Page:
Black tea is a fully oxidized leaf that varies mainly in processing style and growing region. The major regions in which black tea is grown include China, India, and Sri Lanka. Varieties produced in these countries include Darjeeling, Ceylon, Keemun, Lapsang Souchong, Yunnan, and Assam, just to name a few. Recent additions to the family of countries that produce black teas include Kenya, Argentina, Thailand, and, yes, even the United States.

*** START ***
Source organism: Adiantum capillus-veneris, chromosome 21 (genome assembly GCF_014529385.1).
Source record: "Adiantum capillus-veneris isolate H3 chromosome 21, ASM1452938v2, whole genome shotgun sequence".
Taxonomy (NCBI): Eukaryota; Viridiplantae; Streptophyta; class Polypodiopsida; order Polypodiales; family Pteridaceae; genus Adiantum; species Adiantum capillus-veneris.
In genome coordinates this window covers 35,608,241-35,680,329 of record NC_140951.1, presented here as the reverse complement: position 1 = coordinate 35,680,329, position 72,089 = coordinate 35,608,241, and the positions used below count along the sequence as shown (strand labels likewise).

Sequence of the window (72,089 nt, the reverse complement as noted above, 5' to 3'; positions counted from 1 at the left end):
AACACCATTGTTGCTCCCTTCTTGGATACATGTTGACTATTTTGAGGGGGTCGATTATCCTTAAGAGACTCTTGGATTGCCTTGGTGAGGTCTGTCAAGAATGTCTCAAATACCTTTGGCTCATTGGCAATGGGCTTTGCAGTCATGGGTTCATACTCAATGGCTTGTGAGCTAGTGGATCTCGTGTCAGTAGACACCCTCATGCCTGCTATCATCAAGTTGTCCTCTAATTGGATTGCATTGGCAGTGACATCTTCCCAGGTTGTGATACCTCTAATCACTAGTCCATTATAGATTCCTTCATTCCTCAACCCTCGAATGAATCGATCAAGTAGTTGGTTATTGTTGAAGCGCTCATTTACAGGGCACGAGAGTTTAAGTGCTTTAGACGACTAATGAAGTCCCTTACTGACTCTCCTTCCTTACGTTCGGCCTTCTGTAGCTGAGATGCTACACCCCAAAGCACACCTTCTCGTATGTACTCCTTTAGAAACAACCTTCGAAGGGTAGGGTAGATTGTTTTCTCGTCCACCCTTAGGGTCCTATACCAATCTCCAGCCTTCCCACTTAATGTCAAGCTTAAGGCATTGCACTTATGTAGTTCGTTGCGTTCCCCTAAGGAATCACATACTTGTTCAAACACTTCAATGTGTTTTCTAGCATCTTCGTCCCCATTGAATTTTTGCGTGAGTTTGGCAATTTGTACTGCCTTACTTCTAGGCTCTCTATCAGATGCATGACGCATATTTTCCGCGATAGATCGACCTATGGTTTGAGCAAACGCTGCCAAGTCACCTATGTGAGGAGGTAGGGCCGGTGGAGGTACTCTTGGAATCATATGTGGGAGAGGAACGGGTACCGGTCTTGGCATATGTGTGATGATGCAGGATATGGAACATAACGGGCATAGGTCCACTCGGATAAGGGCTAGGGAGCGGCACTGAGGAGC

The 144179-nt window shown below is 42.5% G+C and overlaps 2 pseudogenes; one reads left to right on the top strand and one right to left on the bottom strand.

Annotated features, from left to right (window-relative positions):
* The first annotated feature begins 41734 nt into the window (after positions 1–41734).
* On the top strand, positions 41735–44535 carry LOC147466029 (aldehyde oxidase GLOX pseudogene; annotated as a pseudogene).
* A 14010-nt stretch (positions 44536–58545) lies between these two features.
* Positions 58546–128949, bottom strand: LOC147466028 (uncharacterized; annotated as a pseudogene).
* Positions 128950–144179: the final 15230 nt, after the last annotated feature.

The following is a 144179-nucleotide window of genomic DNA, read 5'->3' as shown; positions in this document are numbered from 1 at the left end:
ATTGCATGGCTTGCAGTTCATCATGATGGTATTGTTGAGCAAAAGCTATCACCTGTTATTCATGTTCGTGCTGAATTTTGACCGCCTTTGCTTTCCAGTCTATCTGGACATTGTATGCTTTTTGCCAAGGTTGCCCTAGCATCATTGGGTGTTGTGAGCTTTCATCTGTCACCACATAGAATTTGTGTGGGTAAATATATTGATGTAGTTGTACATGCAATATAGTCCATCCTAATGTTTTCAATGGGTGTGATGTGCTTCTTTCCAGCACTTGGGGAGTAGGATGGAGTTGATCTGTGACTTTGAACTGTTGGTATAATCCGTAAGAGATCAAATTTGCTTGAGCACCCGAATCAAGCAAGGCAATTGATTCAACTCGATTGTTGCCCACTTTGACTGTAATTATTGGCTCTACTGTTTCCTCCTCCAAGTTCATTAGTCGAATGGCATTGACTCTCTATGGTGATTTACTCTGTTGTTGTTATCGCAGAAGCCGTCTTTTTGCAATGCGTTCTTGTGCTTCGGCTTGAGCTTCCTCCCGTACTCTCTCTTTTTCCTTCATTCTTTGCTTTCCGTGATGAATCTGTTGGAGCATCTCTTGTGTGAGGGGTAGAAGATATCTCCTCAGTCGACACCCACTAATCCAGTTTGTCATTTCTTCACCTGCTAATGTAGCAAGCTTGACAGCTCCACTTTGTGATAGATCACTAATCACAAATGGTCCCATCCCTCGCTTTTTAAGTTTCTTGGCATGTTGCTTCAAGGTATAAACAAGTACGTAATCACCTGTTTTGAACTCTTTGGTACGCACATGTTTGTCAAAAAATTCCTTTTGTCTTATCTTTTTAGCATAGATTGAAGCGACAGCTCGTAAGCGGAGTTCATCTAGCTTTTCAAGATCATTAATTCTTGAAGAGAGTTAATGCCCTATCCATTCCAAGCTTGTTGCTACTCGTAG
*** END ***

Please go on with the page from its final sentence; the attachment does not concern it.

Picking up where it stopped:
Black tea is made from the leaves of the Camellia sinensis shrub. Black tea is the most popular in the US and enjoyed mainly as an iced tea.
The flavor of black tea varies greatly; some are flowery, some malty, some spicy, and some nutty. Generally, black teas should be steeped using boiling water for three to five minutes (with a few exceptions).